The Scriptures of the AmaNazaretha of EkuphaKameni

Description

144 pages
Contains Bibliography, Index
$21.95
ISBN 1-895176-33-6
DDC 289.9

Year

1994

Contributor

Edited by Irving Hexman
Translated by Londa Shembe and Hans-Jürgen Becken
Reviewed by Gildas Roberts

Gildas Roberts is the author of Gander Snatch.

Review

Over 30 percent of Black South Africans, and perhaps a majority of Black
South African Christians, are members of indigenous (or independent)
churches—Christian churches that have been shaped by the African soul.
The largest indigenous Black Christian church in South Africa is the
Zion Christian Church, which has a membership of five million. This
volume is concerned with the inspired holy writing of the EKuphaKameni
amaNazaretha, 500,000 strong and sometimes called the Zulu Baptist
Church.

One would never realize from reading editor Irving Hexman’s
introduction, with its extreme anti-white bias, that the Zion Christian
Church royally received, in the 1980s, the then State-President P.W.
Botha and his wife at its annual Easter celebrations in its holy city of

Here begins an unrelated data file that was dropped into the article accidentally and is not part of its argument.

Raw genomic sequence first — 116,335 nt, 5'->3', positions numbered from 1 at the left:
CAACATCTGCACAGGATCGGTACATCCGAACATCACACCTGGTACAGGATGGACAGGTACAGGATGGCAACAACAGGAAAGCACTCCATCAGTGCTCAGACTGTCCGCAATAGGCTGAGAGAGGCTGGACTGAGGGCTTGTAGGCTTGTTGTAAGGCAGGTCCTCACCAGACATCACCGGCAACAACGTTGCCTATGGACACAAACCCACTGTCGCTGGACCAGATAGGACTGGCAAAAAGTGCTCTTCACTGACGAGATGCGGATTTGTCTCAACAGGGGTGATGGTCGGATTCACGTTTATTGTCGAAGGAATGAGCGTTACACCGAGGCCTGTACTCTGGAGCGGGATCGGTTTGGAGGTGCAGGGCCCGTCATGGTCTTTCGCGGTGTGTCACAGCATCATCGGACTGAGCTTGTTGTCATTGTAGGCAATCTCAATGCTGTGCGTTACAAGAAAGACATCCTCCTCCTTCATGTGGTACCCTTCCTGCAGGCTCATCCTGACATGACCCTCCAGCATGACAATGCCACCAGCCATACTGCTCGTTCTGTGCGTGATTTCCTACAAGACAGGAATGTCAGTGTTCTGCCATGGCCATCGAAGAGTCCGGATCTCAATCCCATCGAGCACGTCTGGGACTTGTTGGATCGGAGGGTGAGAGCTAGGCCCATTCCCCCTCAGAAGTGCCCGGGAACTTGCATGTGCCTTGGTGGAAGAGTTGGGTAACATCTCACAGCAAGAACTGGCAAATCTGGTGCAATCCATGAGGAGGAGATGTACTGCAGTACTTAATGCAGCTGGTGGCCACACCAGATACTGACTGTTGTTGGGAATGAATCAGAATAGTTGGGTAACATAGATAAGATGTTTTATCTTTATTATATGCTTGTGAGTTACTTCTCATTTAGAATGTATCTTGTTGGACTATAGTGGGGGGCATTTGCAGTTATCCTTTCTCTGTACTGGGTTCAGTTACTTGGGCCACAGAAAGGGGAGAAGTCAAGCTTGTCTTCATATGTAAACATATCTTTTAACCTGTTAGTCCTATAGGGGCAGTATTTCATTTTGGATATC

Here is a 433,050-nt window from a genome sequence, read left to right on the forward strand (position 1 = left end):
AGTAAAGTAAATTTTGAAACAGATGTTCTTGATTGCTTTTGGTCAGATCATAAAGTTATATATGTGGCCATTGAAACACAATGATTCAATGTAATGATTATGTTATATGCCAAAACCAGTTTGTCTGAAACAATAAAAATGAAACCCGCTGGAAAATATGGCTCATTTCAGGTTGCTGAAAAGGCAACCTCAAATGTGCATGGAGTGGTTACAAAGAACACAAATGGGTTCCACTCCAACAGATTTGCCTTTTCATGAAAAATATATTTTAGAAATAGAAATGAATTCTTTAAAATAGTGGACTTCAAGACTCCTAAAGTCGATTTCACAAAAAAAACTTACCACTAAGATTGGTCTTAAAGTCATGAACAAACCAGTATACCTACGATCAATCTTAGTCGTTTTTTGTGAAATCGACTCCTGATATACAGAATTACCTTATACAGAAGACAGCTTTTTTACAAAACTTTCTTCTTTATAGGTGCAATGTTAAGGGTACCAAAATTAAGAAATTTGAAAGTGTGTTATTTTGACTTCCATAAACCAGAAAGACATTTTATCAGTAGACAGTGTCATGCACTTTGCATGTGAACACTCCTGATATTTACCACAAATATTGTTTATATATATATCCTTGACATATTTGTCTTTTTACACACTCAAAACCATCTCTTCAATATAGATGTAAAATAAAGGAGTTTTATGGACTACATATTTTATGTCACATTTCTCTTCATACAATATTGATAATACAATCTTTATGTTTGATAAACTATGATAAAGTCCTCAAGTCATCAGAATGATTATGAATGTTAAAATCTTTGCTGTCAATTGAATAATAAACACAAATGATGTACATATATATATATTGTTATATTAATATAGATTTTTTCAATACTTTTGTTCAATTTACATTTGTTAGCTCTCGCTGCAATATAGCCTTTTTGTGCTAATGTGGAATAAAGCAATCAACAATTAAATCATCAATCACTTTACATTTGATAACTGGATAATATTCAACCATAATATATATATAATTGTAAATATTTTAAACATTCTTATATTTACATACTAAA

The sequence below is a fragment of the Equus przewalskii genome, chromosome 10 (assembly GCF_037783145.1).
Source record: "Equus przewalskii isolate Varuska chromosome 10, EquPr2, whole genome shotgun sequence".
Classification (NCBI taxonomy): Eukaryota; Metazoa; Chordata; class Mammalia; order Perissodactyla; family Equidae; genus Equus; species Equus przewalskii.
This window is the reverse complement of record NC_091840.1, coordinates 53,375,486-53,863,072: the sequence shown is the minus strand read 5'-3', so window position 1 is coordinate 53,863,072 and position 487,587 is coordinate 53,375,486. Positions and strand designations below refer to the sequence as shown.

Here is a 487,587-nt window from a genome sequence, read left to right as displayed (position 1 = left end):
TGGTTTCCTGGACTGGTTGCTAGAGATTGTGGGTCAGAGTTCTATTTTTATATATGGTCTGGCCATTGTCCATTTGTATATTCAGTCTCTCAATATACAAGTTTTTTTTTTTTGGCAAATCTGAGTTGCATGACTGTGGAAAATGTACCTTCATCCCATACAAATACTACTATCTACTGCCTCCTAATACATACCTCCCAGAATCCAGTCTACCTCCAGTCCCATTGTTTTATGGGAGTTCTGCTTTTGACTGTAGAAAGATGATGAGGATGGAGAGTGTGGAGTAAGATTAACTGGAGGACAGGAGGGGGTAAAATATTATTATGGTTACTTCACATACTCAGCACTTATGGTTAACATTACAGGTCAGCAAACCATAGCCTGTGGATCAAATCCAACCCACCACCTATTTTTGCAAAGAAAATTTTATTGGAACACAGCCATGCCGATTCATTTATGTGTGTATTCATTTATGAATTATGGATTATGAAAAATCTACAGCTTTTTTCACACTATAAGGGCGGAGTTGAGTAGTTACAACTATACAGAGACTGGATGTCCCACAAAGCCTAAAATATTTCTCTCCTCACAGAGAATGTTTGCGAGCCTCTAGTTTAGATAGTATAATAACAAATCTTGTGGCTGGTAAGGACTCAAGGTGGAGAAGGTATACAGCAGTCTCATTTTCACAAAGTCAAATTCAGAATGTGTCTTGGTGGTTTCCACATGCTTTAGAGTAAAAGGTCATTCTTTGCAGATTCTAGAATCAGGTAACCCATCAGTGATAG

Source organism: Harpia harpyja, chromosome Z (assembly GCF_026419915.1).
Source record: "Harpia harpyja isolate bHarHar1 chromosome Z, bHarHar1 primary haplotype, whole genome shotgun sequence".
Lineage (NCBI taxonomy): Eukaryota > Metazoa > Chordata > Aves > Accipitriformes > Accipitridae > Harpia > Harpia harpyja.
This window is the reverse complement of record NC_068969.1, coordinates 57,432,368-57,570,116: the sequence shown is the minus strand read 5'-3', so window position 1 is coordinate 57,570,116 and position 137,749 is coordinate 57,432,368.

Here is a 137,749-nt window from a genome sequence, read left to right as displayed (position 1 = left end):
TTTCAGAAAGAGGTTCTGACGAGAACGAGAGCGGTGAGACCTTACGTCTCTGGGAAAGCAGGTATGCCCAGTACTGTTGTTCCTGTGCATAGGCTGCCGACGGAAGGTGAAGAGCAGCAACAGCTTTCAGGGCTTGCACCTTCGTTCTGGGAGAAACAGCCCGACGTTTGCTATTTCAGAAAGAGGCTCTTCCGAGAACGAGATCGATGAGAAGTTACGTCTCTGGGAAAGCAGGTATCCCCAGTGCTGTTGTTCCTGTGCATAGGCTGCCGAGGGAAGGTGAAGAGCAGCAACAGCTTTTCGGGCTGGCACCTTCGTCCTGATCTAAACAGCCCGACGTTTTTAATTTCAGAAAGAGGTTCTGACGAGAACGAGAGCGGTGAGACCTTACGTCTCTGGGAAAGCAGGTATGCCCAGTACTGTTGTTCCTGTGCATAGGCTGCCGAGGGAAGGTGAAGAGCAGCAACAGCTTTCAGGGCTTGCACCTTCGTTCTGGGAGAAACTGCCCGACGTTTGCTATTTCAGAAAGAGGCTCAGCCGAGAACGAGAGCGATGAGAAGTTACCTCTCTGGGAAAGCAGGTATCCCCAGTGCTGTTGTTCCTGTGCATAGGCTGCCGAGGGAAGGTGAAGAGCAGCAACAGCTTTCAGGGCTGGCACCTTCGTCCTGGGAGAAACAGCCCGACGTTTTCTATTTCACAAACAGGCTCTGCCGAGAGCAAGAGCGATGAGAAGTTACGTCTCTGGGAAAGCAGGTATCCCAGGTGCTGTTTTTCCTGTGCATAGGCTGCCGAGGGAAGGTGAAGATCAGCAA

Moria in the Northern Transvaal. To be fair, Hexman does make the valid
point that while the indigenous churches were in large measure
quietistic, we should not confuse “the rhetoric of liberation theology
for real liberation and therefore undervalue the actual contribution of
the Independent Churches in freeing their members from psychological and
economic domination by Whites.”

Following Hexman’s introduction is Professor G.C. Oosterhuizen’s
truly masterly essay on the theology of Londa Shembe and the
amaNazaretha of EKuphaKameni; the scriptions of the amaNazaretha
EKuphaKameni, written by the founding Prophet, Isaiah Shembe, and
translated for the first time into English by his grandson, the late Rt.
Rev. Londa Shembe, the third Prophet; and the hymns of Londa Shembe,
translated into English by Dr. Hans-Jьrgen Becken. Hexman stresses that
“for hundreds of thousands of Africans these works are as important
as, if not more important than, the Bible.” It is for this reason that
annotated translations must be gratefully and reverently received not
only by Christians but also by those who wish to understand the forces
shaping the new South Africa.

Citation

“The Scriptures of the AmaNazaretha of EkuphaKameni,” Canadian Book Review Annual Online, accessed June 24, 2024, https://cbra.library.utoronto.ca/items/show/1092.